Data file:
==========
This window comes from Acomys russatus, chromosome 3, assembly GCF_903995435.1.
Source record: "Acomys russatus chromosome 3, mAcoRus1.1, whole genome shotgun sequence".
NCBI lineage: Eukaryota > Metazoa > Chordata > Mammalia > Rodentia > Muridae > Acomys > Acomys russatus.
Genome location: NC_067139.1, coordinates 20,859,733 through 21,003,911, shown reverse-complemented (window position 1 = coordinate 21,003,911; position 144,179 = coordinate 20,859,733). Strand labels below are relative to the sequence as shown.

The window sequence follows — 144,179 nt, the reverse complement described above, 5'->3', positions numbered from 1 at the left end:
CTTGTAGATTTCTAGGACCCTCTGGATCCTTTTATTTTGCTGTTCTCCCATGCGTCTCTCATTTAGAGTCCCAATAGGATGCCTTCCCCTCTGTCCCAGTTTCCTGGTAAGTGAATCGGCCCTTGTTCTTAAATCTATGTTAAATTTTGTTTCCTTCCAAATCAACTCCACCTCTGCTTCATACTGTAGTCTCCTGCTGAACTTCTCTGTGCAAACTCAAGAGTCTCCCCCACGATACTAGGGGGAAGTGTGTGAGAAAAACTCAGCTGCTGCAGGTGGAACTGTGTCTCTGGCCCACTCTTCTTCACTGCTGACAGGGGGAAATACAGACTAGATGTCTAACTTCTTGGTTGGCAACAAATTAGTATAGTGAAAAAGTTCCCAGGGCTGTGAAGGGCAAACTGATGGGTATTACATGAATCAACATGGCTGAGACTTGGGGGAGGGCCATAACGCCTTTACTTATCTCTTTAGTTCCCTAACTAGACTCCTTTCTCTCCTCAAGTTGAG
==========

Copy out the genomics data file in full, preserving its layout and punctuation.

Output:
This window comes from Acomys russatus, chromosome 3, assembly GCF_903995435.1.
Source record: "Acomys russatus chromosome 3, mAcoRus1.1, whole genome shotgun sequence".
NCBI lineage: Eukaryota > Metazoa > Chordata > Mammalia > Rodentia > Muridae > Acomys > Acomys russatus.
Genome location: NC_067139.1, coordinates 20,859,733 through 21,003,911, shown reverse-complemented (window position 1 = coordinate 21,003,911; position 144,179 = coordinate 20,859,733). Strand labels below are relative to the sequence as shown.

The window sequence follows — 144,179 nt, the reverse complement described above, 5'->3', positions numbered from 1 at the left end:
CTTGTAGATTTCTAGGACCCTCTGGATCCTTTTATTTTGCTGTTCTCCCATGCGTCTCTCATTTAGAGTCCCAATAGGATGCCTTCCCCTCTGTCCCAGTTTCCTGGTAAGTGAATCGGCCCTTGTTCTTAAATCTATGTTAAATTTTGTTTCCTTCCAAATCAACTCCACCTCTGCTTCATACTGTAGTCTCCTGCTGAACTTCTCTGTGCAAACTCAAGAGTCTCCCCCACGATACTAGGGGGAAGTGTGTGAGAAAAACTCAGCTGCTGCAGGTGGAACTGTGTCTCTGGCCCACTCTTCTTCACTGCTGACAGGGGGAAATACAGACTAGATGTCTAACTTCTTGGTTGGCAACAAATTAGTATAGTGAAAAAGTTCCCAGGGCTGTGAAGGGCAAACTGATGGGTATTACATGAATCAACATGGCTGAGACTTGGGGGAGGGCCATAACGCCTTTACTTATCTCTTTAGTTCCCTAACTAGACTCCTTTCTCTCCTCAAGTTGAG